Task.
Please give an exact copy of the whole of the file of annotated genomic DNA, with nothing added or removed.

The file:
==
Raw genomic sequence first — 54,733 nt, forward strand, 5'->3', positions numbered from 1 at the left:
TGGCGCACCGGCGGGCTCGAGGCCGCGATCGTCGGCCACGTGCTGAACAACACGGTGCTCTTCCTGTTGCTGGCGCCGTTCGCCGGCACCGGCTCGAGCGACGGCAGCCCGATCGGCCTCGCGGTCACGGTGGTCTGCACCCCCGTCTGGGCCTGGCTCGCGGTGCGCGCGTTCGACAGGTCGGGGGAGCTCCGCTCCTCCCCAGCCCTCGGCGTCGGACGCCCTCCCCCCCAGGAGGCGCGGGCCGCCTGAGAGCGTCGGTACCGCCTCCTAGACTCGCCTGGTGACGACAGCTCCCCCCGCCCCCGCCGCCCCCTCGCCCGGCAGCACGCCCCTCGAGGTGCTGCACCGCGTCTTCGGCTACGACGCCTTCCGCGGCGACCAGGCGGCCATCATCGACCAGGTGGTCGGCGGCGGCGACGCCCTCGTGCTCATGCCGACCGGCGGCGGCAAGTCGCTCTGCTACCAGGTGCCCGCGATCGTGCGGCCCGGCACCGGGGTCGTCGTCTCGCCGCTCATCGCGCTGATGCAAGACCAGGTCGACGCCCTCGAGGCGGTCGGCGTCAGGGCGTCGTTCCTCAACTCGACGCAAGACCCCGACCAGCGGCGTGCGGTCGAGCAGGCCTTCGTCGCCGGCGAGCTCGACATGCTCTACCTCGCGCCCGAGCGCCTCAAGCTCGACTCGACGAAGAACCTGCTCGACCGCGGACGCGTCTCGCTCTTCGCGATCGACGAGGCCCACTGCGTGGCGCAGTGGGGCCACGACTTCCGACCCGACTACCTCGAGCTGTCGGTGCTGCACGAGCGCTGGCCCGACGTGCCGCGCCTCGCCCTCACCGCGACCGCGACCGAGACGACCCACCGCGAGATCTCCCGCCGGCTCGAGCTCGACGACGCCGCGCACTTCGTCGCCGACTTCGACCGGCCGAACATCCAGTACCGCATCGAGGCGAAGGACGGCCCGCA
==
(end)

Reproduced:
Raw genomic sequence first — 54,733 nt, forward strand, 5'->3', positions numbered from 1 at the left:
TGGCGCACCGGCGGGCTCGAGGCCGCGATCGTCGGCCACGTGCTGAACAACACGGTGCTCTTCCTGTTGCTGGCGCCGTTCGCCGGCACCGGCTCGAGCGACGGCAGCCCGATCGGCCTCGCGGTCACGGTGGTCTGCACCCCCGTCTGGGCCTGGCTCGCGGTGCGCGCGTTCGACAGGTCGGGGGAGCTCCGCTCCTCCCCAGCCCTCGGCGTCGGACGCCCTCCCCCCCAGGAGGCGCGGGCCGCCTGAGAGCGTCGGTACCGCCTCCTAGACTCGCCTGGTGACGACAGCTCCCCCCGCCCCCGCCGCCCCCTCGCCCGGCAGCACGCCCCTCGAGGTGCTGCACCGCGTCTTCGGCTACGACGCCTTCCGCGGCGACCAGGCGGCCATCATCGACCAGGTGGTCGGCGGCGGCGACGCCCTCGTGCTCATGCCGACCGGCGGCGGCAAGTCGCTCTGCTACCAGGTGCCCGCGATCGTGCGGCCCGGCACCGGGGTCGTCGTCTCGCCGCTCATCGCGCTGATGCAAGACCAGGTCGACGCCCTCGAGGCGGTCGGCGTCAGGGCGTCGTTCCTCAACTCGACGCAAGACCCCGACCAGCGGCGTGCGGTCGAGCAGGCCTTCGTCGCCGGCGAGCTCGACATGCTCTACCTCGCGCCCGAGCGCCTCAAGCTCGACTCGACGAAGAACCTGCTCGACCGCGGACGCGTCTCGCTCTTCGCGATCGACGAGGCCCACTGCGTGGCGCAGTGGGGCCACGACTTCCGACCCGACTACCTCGAGCTGTCGGTGCTGCACGAGCGCTGGCCCGACGTGCCGCGCCTCGCCCTCACCGCGACCGCGACCGAGACGACCCACCGCGAGATCTCCCGCCGGCTCGAGCTCGACGACGCCGCGCACTTCGTCGCCGACTTCGACCGGCCGAACATCCAGTACCGCATCGAGGCGAAGGACGGCCCGCA